"The masculine/feminine binary constitutes not only the exclusive framework in which that specificity can be recognized, but in every other way the "specificity" of the feminine is once again fully decontextualized and separated off analytically and politically from the constitution of class, race, ethnicity, and other axes of power relations that both constitute "identity" and make the singular notion of identity a misnomer" (Bulter 355).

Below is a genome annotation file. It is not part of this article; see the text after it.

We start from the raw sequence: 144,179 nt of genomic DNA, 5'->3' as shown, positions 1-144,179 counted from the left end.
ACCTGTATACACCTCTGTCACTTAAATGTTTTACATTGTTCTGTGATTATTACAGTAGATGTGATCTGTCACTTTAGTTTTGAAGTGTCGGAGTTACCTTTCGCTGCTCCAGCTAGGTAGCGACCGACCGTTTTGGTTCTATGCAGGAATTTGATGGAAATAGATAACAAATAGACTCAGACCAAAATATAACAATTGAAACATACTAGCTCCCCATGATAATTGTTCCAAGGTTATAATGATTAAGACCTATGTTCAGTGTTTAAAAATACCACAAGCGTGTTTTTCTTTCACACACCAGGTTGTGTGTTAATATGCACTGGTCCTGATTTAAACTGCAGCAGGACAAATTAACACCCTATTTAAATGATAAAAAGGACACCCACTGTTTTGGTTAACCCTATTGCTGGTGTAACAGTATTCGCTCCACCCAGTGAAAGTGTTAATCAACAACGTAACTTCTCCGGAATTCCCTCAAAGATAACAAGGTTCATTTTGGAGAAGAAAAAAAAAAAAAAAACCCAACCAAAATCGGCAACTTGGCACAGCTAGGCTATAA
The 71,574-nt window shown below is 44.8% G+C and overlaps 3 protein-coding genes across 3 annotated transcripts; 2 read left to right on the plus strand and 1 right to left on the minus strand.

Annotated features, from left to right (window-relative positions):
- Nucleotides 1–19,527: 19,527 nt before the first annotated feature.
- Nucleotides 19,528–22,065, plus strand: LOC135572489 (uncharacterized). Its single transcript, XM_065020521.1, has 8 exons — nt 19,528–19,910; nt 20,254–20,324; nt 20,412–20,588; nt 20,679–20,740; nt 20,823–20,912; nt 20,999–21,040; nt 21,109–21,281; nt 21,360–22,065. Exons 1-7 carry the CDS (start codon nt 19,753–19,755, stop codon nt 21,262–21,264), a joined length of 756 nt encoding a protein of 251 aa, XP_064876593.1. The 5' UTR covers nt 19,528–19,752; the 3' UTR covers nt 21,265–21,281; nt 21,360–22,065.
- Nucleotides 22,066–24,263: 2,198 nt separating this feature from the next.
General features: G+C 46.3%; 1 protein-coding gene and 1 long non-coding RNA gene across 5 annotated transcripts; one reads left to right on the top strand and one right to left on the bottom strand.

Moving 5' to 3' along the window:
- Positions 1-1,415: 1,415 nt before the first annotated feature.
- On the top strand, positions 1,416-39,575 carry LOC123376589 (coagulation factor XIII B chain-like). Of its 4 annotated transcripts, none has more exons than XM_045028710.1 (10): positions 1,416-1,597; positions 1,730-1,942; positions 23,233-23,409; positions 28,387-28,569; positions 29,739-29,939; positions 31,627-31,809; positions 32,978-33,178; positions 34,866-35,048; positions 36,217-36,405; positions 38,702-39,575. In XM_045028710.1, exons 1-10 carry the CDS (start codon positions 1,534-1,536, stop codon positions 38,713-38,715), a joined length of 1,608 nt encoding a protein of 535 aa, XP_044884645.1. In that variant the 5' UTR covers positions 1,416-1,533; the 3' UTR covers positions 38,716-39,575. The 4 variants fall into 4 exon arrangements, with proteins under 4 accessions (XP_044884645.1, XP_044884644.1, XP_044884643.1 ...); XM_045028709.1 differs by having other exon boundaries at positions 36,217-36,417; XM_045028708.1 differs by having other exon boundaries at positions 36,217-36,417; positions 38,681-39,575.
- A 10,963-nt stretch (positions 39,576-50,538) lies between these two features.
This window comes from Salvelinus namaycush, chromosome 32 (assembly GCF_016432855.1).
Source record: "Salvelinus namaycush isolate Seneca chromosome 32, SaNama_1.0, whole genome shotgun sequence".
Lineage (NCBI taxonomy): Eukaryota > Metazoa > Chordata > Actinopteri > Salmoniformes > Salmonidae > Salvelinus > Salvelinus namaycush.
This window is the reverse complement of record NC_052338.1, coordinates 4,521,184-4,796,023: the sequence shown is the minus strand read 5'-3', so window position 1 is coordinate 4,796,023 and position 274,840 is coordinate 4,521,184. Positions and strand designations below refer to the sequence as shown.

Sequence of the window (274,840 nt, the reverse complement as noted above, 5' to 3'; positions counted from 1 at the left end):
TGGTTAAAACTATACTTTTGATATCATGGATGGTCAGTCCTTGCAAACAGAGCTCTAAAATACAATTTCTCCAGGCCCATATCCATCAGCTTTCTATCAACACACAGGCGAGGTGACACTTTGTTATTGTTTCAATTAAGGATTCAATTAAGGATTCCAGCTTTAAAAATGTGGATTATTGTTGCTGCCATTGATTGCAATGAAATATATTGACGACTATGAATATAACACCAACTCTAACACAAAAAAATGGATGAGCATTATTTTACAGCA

What this sentence is trying to say is that the category of "women" which is defined by the discourses that make up what is "feminine" cannot really be such an all-inclusive category. There are oppressions even within this narrow category because of the power dynamics that have to do with race, class, ethnicity etc. Every woman experiences oppression in a different way because of racial, ethnic, and cultural differences. What Butler means by "specificity" is the notion that there is some sort of characteristic that unites "women" across cultures, yet she argues that this is not so because this definition ignores the social and historical complexities that make up different cultures and peoples. She argues that there is no such "identity" as "woman" that is monolithic and can encompass all every woman; intersectionality is completely overlooked with such a notion.